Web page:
Rhind Mathematical Papyrus (4 of 8) / © 1979-2001 by Franz Gnaedinger, Zurich, fg@seshat.ch / www.seshat.ch

Rhind 1 / Rhind 2 / Rhind 3 / Rhind 4 / Rhind 5 / Rhind 6 / Rhind 7 / Rhind 8

RMP 21, 22 and 23 - Re had many names

By rolling a finely carved and polished stone disk on a carefully prepared ground one may find that the ratio circumference  to diameter is less than 4, a little more than 3, less than 3 '6, and even a little less than 3 '7. These empirical values or boundaries can be used for generating many more approximate values for the number of the circle, which I call re, for the hieroglyph of the supreme sun god Re was a small circle, and while he had many names, no one knew his true one ...

You can easily see what I do:

4  (plus 3)  7  10  13  16  19  22  25  28

1  (plus 1)  2   3   4   5   6   7   8   9

If the diameter of a circle measures 7 palms or 1 royal cubit, the circumference measures practically 22 palms or 3 cubits 1 palm.

6  (plus 19)  25  44  63

2  (plus  6)   8  14  20

Solve RMP 37 using the value '20 of 63 = 3 '10 '20.

9  (plus 19)  28  47  66  ...  256

3  (plus  6)   9  15  21  ...   81

A famous formula of the Rhind Mathematical Papyrus says that a square with a side length of 8 royal cubits and a circle with a diameter of 9 royal cubits have roughly the same area. This formula is based on a value of 256/81 for pi.

3  (plus 22)  25  47  69  91  113  135  157  179  201  223  245

1  (plus  7)   8  15  22  29   36   43   50   57   64   71   78

267  289  311  333  355  377  399  421  443  465  487  509  531

85   92   99  106  113  120  127  134  141  148  155  162  169

If the side of a square measures 10 royal cubits or 70 palms, the diagonal measures practically 99 palms, and the circumference of the circle around the square measures practically 311 palms. - If you wish to know the circumference of a circle, multiply the diameter by one of the following series:

'99 of 311 = 3 '9 '33   '120 x 377 = 3 '8 '60 = 3 '10 '24

Yet another sequence:

6  (plus 22)  28  50  72  ...  424  ...  600

2  (plus  7)   9  16  23  ...  135  ...  191

191/600 = '600 x 191 = '4 '30 '40 '100

If you know the circumference of a cylinder and wish to know its diameter, multiply the circumference by '4 '30 '40 '100.

21  (plus 22)  43  65  ...  2463

7  (plus  7)  14  21  ...   784 = 28x28

286 (+311)…  132 (+333)…  333 (+355)…  201 (+377)… 2463

91 (+ 99)…   42 (+106)…  106 (+113)…   84 (+120)…  784 = 28x28

If the radius of a circle measures 1 royal cubit or 28 fingers, the area of the circle measures practically 2463 square fingers.

Now for RMP 21-23:

"3 '15             plus  '5 '15  equals  1

"3 '30             plus  '5 '10  equals  1

'4 '8 '10 '30 '45  plus  '9 '40  equals  "3

I multiply the first equation by a factor of 135, the second one by a factor of 50, and the third one by a factor of 360:

99 + 36 = 135   35 + 15 = 50   161 + 49 = 240

Consider these numbers as diameters of nine circles. How long are their circumferences? Consulting the above number sequences you will derive the following solutions and values of re:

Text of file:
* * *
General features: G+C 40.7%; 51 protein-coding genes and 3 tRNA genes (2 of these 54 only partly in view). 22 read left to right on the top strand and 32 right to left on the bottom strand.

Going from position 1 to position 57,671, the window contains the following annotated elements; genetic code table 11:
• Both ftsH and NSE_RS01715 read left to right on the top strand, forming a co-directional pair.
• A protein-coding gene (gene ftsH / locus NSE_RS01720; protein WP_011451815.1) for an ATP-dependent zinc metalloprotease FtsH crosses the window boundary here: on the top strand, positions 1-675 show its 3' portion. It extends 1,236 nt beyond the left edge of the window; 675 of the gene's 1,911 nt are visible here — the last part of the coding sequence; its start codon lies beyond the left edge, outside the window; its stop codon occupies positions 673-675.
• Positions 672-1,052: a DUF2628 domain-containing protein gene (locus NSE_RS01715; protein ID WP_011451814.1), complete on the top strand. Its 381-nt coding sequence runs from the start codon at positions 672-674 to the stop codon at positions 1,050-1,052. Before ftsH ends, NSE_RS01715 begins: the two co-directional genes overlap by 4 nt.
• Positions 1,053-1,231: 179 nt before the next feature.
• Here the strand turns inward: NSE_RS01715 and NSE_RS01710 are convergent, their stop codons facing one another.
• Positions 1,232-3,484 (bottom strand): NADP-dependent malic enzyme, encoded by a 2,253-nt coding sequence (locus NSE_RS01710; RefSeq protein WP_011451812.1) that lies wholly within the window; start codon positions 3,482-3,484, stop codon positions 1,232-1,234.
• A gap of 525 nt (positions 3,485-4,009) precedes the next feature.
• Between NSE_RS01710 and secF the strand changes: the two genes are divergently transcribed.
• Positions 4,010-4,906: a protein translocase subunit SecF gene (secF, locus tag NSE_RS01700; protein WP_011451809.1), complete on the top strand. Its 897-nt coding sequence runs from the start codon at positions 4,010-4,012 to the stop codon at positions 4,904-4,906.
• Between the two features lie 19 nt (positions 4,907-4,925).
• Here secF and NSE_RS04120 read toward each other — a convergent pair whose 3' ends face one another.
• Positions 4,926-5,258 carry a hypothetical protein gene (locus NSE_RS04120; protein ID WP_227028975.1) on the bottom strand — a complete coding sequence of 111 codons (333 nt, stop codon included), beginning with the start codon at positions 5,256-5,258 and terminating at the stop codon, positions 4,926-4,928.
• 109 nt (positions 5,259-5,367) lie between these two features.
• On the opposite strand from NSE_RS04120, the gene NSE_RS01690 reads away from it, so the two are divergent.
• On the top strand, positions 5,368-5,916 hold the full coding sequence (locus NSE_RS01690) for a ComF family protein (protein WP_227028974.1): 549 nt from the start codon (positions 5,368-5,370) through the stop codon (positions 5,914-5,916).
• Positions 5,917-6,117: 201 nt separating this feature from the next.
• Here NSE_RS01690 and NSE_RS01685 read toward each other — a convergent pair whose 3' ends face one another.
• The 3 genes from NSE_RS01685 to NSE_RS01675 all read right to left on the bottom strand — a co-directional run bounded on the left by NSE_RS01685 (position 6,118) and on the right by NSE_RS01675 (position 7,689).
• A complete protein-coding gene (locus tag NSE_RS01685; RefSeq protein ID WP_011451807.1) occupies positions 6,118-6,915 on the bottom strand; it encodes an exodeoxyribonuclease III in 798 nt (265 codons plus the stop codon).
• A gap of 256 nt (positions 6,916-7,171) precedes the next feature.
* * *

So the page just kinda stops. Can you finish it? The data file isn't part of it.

c  47  22x5  113  22x7  157  311  424  600  377x2

d  15   7x5   36   7x7   50   99  135  191  120x2

These values can easily be given as unit fraction series:

'15 of 47   =  3 '10 '30       '7 of 22   =  3 '7

'36 of 113  =  3 '9 '36       '50 of 157  =  3 '10 '25

'99 of 311  =  3 '9 '33      '135 of 424  =  3 '15 '27 '135

'120 of 377  equals  3 '10 '24  or  3 '8 '60

'600 of 191  equals  '4 '30 '40 '100

RMP 36 - a pair of granaries

3 '3 '5 times '4 '53 '106 '212 equals 1

Imagine a square whose diagonal measures 2 royal cubits. Its area measures 2 square cubits.

Imagine a circle whose diagonal measures 3 royal cubits. Using the value '135 of 424 for re, the area of the circle measures 7 '15 square cubits.

Build a granary on the square (inner diagonal 2 royal cubits). Build a granary on the circle (inner diameter 3 royal cubits).

Fill the round granary to a height of 1 royal cubit. You will need 53 quadruple-hekat or 212 hekat of barley. Fill 212 hekat of grain in the square granary. The barley will reach a height of 3 '3 '5 royal cubits.

Fill the square granary to a height of 1 royal cubit. You will need 2 cubic cubits or 3 khar or 15 quadruple-hekat or 60 hekat of barley. Fill 60 hekat of barley in the round granary. It will reach a height of '4 '53 '106 '212 royal cubits.

RMP 31 - a granary on a ring

33  divided by  1 "3 '2 '7  equals  14 '4 '56 '194 '388 '679 '776

Imagine a regular hexagon whose side measures 66 fingers. Inscribe and circumscribe a circle. The two circles form a ring. The radius of the outer circle measures 66 fingers. How long is the radius of the inscribed circle in palms?

1       1       3

2       4       6

1       2       3

3       5       9

3       5       9

8      14      24

4       7      12

11      19      33

30      52      90

15      26      45

41      71     123

112      194    336

56       97    168

The side of the hexagon measures 66 fingers. Multiply 66 fingers by 168/97 and you obtain the diameter of the inscribed circle in fingers. Multiply 33 fingers by 168/97 and you obtain the radius in fingers. Divide 33 fingers by 97/42 = 1 "3 '2 '7 and you obtain the radius of the inscribed circle in palms: